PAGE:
Totemic Theory I and II (detail) by Clarissa Hudson
By Dottie Indyke
Clarissa Hudson grew up outdoors, spending long hours in her father’s fishing boat basking in the vastness and the sudden, dramatic storms of the open waters around her hometown of Juneau, AK. If forced to go inside, she’d spend her time making intricate drawings of old sailing ships and identifying every part. Hudson’s course was set early on. “All along I’ve been following an intangible light toward art,” says the 45-year-old artist.
Over the years, Hudson’s art has taken many forms. In high school, when she was introduced to Alaskan Native traditions, she carved her first cedar box. Later she toured with a troupe of traditional Tlingit dancers. After her first child was born, she sewed custom clothing and hats, and she and husband Bill decorated their home with handmade furnishings and decor modeled on Northwest Coast artwork. She is an accomplished garden landscaper, weaver, and most recently, an award-winning painter.
Although she was artistic from an early age, Hudson’s identification as a Native person came relatively late. “I didn’t know there was a distinction between the races,” Hudson says. “I thought the color of your skin had to do with the sun. At 16, when it finally dawned on me, it was a big wake-up call.”
Because she was of mixed heritage her mother is from the Tlingit village of Hoonah, AK, and her father is a Filipino American from Seattle—she was teased by classmates and never felt totally accepted by either group. Confronting her parents on the subject, she was told that this was the way of the world.
Still, Hudson has had a charmed life. She fell in love with her husband at first sight, at the age of 14, started a family at 20, and, as a result of her energy and skill, simultaneously made art as she raised her three children.
In the late 1980s Hudson learned Chilkat weaving (images inspired by to-temic art made on an upright loom) from master artist Jennie Thlunat. Her longtime goal to complete a Chilkat blanket—a lengthy and laborious process—was recently realized when Hudson received a commission from a Native chief in Canada to copy a family blanket with a whale and grizzly bear design that hangs in a Canadian museum. In two years, during moves between Juneau, Santa Fe, NM, and Pagosa Springs, CO, where she now lives, the artist handspun and dyed 1,000 yards of merino wool mixed with yellow cedar bark and finished the piece, which received its ceremonial initiation last fall at a potlatch in western British Columbia.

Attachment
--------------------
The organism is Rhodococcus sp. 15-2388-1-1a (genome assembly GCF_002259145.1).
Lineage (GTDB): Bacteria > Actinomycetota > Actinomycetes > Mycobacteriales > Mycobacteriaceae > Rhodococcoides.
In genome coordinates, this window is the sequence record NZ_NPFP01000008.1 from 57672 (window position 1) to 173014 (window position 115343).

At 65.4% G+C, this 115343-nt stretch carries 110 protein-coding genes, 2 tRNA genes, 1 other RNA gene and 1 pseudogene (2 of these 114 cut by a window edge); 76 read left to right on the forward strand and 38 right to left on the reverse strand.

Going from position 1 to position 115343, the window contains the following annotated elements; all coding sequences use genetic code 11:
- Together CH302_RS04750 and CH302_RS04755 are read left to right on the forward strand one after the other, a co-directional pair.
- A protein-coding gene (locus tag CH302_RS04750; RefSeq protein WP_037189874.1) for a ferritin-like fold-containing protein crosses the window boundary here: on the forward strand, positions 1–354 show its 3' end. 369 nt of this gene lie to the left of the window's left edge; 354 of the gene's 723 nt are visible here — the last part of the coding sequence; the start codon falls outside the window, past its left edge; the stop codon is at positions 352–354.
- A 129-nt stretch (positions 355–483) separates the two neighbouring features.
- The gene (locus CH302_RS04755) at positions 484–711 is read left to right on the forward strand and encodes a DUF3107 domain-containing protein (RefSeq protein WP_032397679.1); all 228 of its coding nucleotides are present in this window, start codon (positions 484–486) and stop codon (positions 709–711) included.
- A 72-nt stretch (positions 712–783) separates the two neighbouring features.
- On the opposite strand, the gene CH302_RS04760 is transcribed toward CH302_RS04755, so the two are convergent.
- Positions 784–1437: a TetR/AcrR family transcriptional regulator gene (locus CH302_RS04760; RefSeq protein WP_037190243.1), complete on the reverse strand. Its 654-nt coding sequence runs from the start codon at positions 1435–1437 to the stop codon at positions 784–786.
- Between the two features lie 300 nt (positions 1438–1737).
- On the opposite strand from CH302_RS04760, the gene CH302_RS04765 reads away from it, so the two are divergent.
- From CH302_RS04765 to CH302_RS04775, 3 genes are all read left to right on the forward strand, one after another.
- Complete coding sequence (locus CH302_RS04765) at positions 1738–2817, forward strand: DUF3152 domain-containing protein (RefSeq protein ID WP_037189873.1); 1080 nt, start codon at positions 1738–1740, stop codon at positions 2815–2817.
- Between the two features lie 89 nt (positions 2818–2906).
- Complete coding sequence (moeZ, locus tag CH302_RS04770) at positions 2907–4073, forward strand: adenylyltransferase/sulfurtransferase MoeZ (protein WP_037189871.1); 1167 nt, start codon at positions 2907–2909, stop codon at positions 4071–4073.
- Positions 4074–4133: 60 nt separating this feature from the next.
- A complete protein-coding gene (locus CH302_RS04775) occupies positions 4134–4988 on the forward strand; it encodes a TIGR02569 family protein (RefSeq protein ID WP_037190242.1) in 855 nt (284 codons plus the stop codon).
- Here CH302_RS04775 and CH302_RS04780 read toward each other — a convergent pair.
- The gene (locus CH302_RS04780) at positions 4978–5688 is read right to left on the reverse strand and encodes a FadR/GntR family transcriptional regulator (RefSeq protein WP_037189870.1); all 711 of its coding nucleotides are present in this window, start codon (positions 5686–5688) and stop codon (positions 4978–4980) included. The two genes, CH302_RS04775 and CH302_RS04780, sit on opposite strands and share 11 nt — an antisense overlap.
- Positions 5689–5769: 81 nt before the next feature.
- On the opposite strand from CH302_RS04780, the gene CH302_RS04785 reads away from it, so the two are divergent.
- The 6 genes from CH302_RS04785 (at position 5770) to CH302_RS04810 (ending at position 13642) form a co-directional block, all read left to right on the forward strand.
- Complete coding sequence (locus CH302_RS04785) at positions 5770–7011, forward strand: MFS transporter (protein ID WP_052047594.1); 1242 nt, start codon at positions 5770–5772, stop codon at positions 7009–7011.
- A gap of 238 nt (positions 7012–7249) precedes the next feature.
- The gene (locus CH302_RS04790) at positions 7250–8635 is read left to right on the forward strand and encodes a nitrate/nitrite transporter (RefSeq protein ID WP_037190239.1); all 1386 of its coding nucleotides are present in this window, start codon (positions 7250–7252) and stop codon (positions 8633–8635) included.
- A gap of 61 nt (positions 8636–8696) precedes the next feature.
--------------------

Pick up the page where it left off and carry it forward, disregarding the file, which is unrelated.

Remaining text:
At the same time she crafted button blankets made from her own motifs. The blankets originated in 19th-century Alaska when Natives were inspired by their first encounter with the mother-of-pearl buttons on European naval uniforms to create draped shawls with the seal of their tribe on the back.
The most recent addition to her broad repertoire is a painting technique that won her top honors in her class at last year’s Santa Fe Indian Market. “I was influenced by a friend who does Russian-style avant-garde work,” she says. “He makes an image look as if it’s three-dimensional, as if there’s geometry and light coming through.” Hudson decided to incorporate this style into Northwest Coast art. “I had this idea to do paintings of columns that look like carved totem poles,” she says. “I was playing around, and I entered the paintings in Indian Market thinking that I’d just show people what I was doing. I was surprised by the award, but I think I won not so much for my technique but for the concept.”
The experimentation continues as Hudson makes her fifth woven Chilkat robe, landscapes her garden, carves sculpture in red cedar in a manner similar to her paintings, and prepares for an upcoming trip to the Pilchuck School of Glass in Washington where she and Preston Singletary will work with eight other artists on a 30-foot glass totem pole. “I’m just creative,” Hudson says of the meaning of art in her life. “My art is an extension of me. As I create, it creates me.”
Clarissa Hudson’s art may be seen at Stonington Gallery in Seattle, WA, and Inuit Gallery in Vancouver, B.C.
Featured in “Native Arts” September 2001